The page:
The PEOPLE, etc., respondent, v. Jimmy DARGAN, appellant.
Appeal by the defendant from a judgment of the Supreme Court, Kings County (Garnett, J.), rendered November 24, 2009, convicting him of criminal possession of a weapon in the second degree, upon a jury verdict, and imposing sentence.
ORDERED that the judgment is affirmed.
The defendant's contention that the evidence was legally insufficient to support his conviction is unpreserved for appellate review (see CPL 470.05; People v. Hawkins, 11 NY3d 484, 491–492). In any event, viewing the evidence in the light most favorable to the prosecution (see People v. Contes, 60 N.Y.2d 620, 621), we find that it was legally sufficient to establish the defendant's guilt beyond a reasonable doubt. Moreover, in fulfilling our responsibility to conduct an independent review of the weight of the evidence (see CPL 470.15; People v. Danielson, 9 NY3d 342), we nevertheless accord great deference to the jury's opportunity to view the witnesses, hear the testimony, and observe demeanor (see People v. Mateo, 2 NY3d 383, 410, cert denied 542 U.S. 946; People v. Bleakley, 69 N.Y.2d 490, 495). Upon reviewing the record here, we are satisfied that the verdict of guilt was not against the weight of the evidence (see People v. Romero, 7 NY3d 633).
Contrary to the defendant's contention, certain communications made by court officers to jurors were purely ministerial in nature, and did not improperly convey legal instructions to the jurors (see People v. Nacey, 78 N.Y.2d 990, 991; People v. Bonaparte, 78 N.Y.2d 26, 30; People v. Lebron, 184 A.D.2d 784, 788; People v. Belgrave, 181 A.D.2d 738; People v. Hodges, 173 A.D.2d 644; cf. People v. Cassell, 62 AD3d 1021, 1021–1022; People v. Lara, 199 A.D.2d 419, 419–420), or otherwise violate CPL 310.10 (see People v. Manzo, 233 A.D.2d 529, 530). In addition, since the court officers' communications related to administrative matters so as to fall within their supervisory role, the defendant's absence during such communications did not constitute a violation of his right to be present (see People v. Manzo, 233 A.D.2d at 530; People v. Buxton, 192 A.D.2d 289, 293).
The Supreme Court providently exercised its discretion in denying the defendant's request to make additional inquiries of a juror who, inter alia, quarreled with another juror during the course of deliberations (see People v. Maragh, 94 N.Y.2d 569, 573–574; People v. Buford, 69 N.Y.2d 290, 297–299; cf. People v. Wright, 35 AD3d 172). The Supreme Court conducted a sufficiently probative inquiry of the juror in question, and ascertained that the juror could continue to deliberate in a fair and impartial manner (see People v. Maragh, 94 N.Y.2d at 573–574; People v. Buford, 69 N.Y.2d at 297–299).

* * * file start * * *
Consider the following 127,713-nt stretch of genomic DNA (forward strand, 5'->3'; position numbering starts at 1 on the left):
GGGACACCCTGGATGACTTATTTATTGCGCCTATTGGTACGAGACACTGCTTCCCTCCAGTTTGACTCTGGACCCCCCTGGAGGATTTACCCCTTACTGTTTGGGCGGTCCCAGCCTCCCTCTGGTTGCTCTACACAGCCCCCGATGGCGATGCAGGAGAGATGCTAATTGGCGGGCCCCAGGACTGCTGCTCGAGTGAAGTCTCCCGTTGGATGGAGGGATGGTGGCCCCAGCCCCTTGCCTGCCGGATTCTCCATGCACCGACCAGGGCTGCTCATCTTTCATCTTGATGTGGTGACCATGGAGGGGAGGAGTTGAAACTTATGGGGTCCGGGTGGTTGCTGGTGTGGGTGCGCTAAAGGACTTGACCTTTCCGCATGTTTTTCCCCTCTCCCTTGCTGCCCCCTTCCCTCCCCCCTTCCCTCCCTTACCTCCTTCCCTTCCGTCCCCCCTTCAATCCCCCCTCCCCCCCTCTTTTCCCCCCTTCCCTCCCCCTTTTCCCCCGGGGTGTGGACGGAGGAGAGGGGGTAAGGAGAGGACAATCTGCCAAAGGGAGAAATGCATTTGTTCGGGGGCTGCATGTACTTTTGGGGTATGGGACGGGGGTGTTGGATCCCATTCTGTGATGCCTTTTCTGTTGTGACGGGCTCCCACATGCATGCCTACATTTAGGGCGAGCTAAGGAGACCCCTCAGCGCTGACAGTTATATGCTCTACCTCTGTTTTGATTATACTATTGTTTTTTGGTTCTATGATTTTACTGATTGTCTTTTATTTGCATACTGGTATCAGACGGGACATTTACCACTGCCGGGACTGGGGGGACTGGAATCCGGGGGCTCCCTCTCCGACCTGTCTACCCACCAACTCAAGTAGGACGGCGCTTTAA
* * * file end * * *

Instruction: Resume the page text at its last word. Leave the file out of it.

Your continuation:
The defendant argues that Supreme Court should not have classified his prior conviction as a violent felony offense because the accusatory instrument used in that proceeding was a superior court information—and not an indictment—and, as such, his plea of guilty to the lesser grade offense cannot qualify as a violent felony. We disagree. A “superior court information has the same force and effect as an indictment and all procedures and provisions of law applicable to indictments are also applicable to superior court informations, except otherwise expressly provided” (CPL 200.15).
Accordingly, contrary to the defendant's contention, since he had previously pleaded guilty to attempted criminal possession of a weapon in the third degree under a superior court information charging the greater offense of criminal possession of a weapon in the third degree, he was properly designated a second violent felony offender (see Penal Law § 70.02[d]; CPL 220.20 ; 200.15; People v. Cunningham, 86 AD3d 859, 860; People v. Henry, 52 AD3d 841, 842–844).
The sentence imposed was not excessive (see People v. Suitte, 90 A.D.2d 80).